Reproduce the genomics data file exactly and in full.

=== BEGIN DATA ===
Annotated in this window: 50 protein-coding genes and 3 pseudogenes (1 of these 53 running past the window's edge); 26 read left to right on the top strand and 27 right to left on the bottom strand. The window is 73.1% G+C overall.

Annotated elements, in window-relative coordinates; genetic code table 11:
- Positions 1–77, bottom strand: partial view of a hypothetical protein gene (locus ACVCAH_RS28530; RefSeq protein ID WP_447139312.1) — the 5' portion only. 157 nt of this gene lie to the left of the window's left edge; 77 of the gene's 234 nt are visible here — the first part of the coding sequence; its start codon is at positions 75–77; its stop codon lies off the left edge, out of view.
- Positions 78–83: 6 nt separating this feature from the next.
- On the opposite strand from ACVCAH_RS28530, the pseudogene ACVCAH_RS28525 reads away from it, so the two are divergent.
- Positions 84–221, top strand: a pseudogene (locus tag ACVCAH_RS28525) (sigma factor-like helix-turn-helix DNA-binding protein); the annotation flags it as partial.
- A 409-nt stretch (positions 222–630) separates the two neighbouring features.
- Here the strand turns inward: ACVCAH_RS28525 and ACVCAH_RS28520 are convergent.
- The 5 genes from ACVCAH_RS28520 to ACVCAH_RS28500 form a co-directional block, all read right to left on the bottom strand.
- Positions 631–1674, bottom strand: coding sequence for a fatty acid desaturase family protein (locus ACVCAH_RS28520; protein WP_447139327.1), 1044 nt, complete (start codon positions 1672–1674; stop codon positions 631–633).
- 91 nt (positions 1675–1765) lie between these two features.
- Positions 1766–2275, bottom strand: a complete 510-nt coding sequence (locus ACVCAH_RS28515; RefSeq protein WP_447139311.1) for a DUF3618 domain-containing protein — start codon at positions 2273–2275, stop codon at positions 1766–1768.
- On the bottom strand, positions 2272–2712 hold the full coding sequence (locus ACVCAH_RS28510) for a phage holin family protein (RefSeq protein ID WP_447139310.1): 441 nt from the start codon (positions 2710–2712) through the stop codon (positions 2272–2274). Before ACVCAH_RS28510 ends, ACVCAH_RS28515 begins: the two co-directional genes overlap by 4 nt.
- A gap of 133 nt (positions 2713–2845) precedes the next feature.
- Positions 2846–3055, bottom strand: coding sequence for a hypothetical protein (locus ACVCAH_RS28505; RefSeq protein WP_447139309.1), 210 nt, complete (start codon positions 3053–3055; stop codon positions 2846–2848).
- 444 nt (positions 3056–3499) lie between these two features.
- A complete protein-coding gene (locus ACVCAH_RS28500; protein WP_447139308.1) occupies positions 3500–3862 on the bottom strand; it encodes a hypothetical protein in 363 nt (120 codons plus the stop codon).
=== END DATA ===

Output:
Annotated in this window: 50 protein-coding genes and 3 pseudogenes (1 of these 53 running past the window's edge); 26 read left to right on the top strand and 27 right to left on the bottom strand. The window is 73.1% G+C overall.

Annotated elements, in window-relative coordinates; genetic code table 11:
- Positions 1–77, bottom strand: partial view of a hypothetical protein gene (locus ACVCAH_RS28530; RefSeq protein ID WP_447139312.1) — the 5' portion only. 157 nt of this gene lie to the left of the window's left edge; 77 of the gene's 234 nt are visible here — the first part of the coding sequence; its start codon is at positions 75–77; its stop codon lies off the left edge, out of view.
- Positions 78–83: 6 nt separating this feature from the next.
- On the opposite strand from ACVCAH_RS28530, the pseudogene ACVCAH_RS28525 reads away from it, so the two are divergent.
- Positions 84–221, top strand: a pseudogene (locus tag ACVCAH_RS28525) (sigma factor-like helix-turn-helix DNA-binding protein); the annotation flags it as partial.
- A 409-nt stretch (positions 222–630) separates the two neighbouring features.
- Here the strand turns inward: ACVCAH_RS28525 and ACVCAH_RS28520 are convergent.
- The 5 genes from ACVCAH_RS28520 to ACVCAH_RS28500 form a co-directional block, all read right to left on the bottom strand.
- Positions 631–1674, bottom strand: coding sequence for a fatty acid desaturase family protein (locus ACVCAH_RS28520; protein WP_447139327.1), 1044 nt, complete (start codon positions 1672–1674; stop codon positions 631–633).
- 91 nt (positions 1675–1765) lie between these two features.
- Positions 1766–2275, bottom strand: a complete 510-nt coding sequence (locus ACVCAH_RS28515; RefSeq protein WP_447139311.1) for a DUF3618 domain-containing protein — start codon at positions 2273–2275, stop codon at positions 1766–1768.
- On the bottom strand, positions 2272–2712 hold the full coding sequence (locus ACVCAH_RS28510) for a phage holin family protein (RefSeq protein ID WP_447139310.1): 441 nt from the start codon (positions 2710–2712) through the stop codon (positions 2272–2274). Before ACVCAH_RS28510 ends, ACVCAH_RS28515 begins: the two co-directional genes overlap by 4 nt.
- A gap of 133 nt (positions 2713–2845) precedes the next feature.
- Positions 2846–3055, bottom strand: coding sequence for a hypothetical protein (locus ACVCAH_RS28505; RefSeq protein WP_447139309.1), 210 nt, complete (start codon positions 3053–3055; stop codon positions 2846–2848).
- 444 nt (positions 3056–3499) lie between these two features.
- A complete protein-coding gene (locus ACVCAH_RS28500; protein WP_447139308.1) occupies positions 3500–3862 on the bottom strand; it encodes a hypothetical protein in 363 nt (120 codons plus the stop codon).